71 relations: Academic writing, American National Corpus, Annotation, Bank of English, Bilingual dictionary, British English, British Library, British Library Sound Archive, Brown Corpus, Chambers Harrap, Collocation, Computational linguistics, Conversation, Corpus linguistics, Corpus manager, Corpus of Contemporary American English, Data, Demography, English for specific purposes, English language, English relative clauses, Fiction, Genre, Gerund, Hidden Markov model, Inflection, Intellectual property, International Corpus of English, Lancaster University, Language, Lemma (psycholinguistics), Lexicon, Longman, Markup language, Metadata, Natural language processing, Newspaper, Novel, Orthography, Oxford English Corpus, Oxford University Phonetics Lab, Oxford University Press, Paralanguage, Part of speech, Poetry, Pragmatics, Pronoun, Reference, Semantics, SemEval, ..., Short story, Sketch Engine, Socioeconomics, Speech, Spoken English Corpus, Spoken language, Stereotype, Synchrony and diachrony, Text corpus, Text Encoding Initiative, Translation, University of Oxford, Variety (linguistics), Verb, Vernacular, Word-sense disambiguation, World Englishes, Writing, Written language, Xaira, XML. Expand index (21 more) » « Shrink index
Academic writing is conducted in several sets of forms and genres, normally in an impersonal and dispassionate tone, targeted for a critical and informed audience, based on closely investigated knowledge, and intended to reinforce or challenge concepts or arguments.
The American National Corpus (ANC) is a text corpus of American English containing 22 million words of written and spoken data produced since 1990.
An annotation is a metadatum (e.g. a post, explanation, markup) attached to location or other data.
The Bank of English is a representative subset of the 4.5 billion words COBUILD corpus, a collection of English texts.
A bilingual dictionary or translation dictionary is a specialized dictionary used to translate words or phrases from one language to another.
British English is the standard dialect of English language as spoken and written in the United Kingdom.
The British Library is the national library of the United Kingdom and the largest national library in the world by number of items catalogued.
The British Library Sound Archive (formerly the British Institute of Recorded Sound; also known as the National Sound Archive (NSA)) in London, England is among the largest collections of recorded sound in the world, including music, spoken word and ambient recordings.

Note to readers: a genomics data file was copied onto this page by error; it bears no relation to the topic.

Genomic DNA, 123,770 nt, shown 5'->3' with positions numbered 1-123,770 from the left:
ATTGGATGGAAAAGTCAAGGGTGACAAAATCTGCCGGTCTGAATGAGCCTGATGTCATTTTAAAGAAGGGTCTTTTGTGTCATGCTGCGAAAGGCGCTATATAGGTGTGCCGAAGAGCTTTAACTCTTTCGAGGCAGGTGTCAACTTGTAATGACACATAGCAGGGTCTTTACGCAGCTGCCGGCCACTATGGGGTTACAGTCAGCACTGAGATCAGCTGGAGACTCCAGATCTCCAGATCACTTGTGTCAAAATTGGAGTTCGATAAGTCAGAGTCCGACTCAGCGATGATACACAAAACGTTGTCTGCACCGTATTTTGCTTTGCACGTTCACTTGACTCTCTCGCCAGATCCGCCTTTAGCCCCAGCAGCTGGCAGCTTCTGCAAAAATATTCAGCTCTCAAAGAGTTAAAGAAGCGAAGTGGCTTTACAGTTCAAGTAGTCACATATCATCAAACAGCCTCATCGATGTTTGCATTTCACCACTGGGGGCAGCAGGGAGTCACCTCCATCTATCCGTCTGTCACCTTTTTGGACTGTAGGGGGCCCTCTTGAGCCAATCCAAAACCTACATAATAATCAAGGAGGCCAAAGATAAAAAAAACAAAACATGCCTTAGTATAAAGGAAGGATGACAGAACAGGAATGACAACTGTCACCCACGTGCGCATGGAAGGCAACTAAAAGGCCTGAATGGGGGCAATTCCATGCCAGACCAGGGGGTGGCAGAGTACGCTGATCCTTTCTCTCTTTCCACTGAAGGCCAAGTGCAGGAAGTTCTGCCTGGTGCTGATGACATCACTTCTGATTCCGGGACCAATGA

The Brown University Standard Corpus of Present-Day American English (or just Brown Corpus) was compiled in the 1960s by Henry Kučera and W. Nelson Francis at Brown University, Providence, Rhode Island as a general corpus (text collection) in the field of corpus linguistics.
Chambers Harrap Publishers (Chambers Harrap Publishers Ltd) is a reference publisher formerly based in Edinburgh, Scotland, which held the property rights of the venerable W.R. Chambers Publishers and its competitor George G. Harrap and Company (founded: 1901).
In corpus linguistics, a collocation is a sequence of words or terms that co-occur more often than would be expected by chance.
Computational linguistics is an interdisciplinary field concerned with the statistical or rule-based modeling of natural language from a computational perspective, as well as the study of appropriate computational approaches to linguistic questions.
Conversation is interactive communication between two or more people.
Corpus linguistics is the study of language as expressed in corpora (bodies) of "real world" text.
A corpus manager (corpus browser or corpus query system) is a tool for multilingual corpus analysis, which allows effective searching in corpora.
The Corpus of Contemporary American English (COCA) is 450-million-word corpus of American English.
Data is a set of values of qualitative or quantitative variables.
Demography (from prefix demo- from Ancient Greek δῆμος dēmos meaning "the people", and -graphy from γράφω graphō, implies "writing, description or measurement") is the statistical study of populations, especially human beings.
English for specific purposes (ESP) is a subset of English as a second or foreign language.
English is a West Germanic language that was first spoken in early medieval England and is now a global lingua franca.
Relative clauses in the English language are formed principally by means of relative pronouns.
Fiction is any story or setting that is derived from imagination—in other words, not based strictly on history or fact.
Genre is any form or type of communication in any mode (written, spoken, digital, artistic, etc.) with socially-agreed upon conventions developed over time.
A gerund (abbreviated) is any of various nonfinite verb forms in various languages, most often, but not exclusively, one that functions as a noun.
Hidden Markov Model (HMM) is a statistical Markov model in which the system being modeled is assumed to be a Markov process with unobserved (i.e. hidden) states.
In grammar, inflection or inflexion – sometimes called accidence – is the modification of a word to express different grammatical categories such as tense, case, voice, aspect, person, number, gender, and mood.
Intellectual property (IP) is a category of property that includes intangible creations of the human intellect, and primarily encompasses copyrights, patents, and trademarks.
The International Corpus of English (ICE) is a set of corpora representing varieties of English from around the world.
Lancaster University, also officially known as the University of Lancaster, is a public research university in the City of Lancaster, Lancashire, England.
Language is a system that consists of the development, acquisition, maintenance and use of complex systems of communication, particularly the human ability to do so; and a language is any specific example of such a system.
In psycholinguistics, a lemma (plural lemmas or lemmata) is an abstract conceptual form of a word that has been mentally selected for utterance in the early stages of speech production.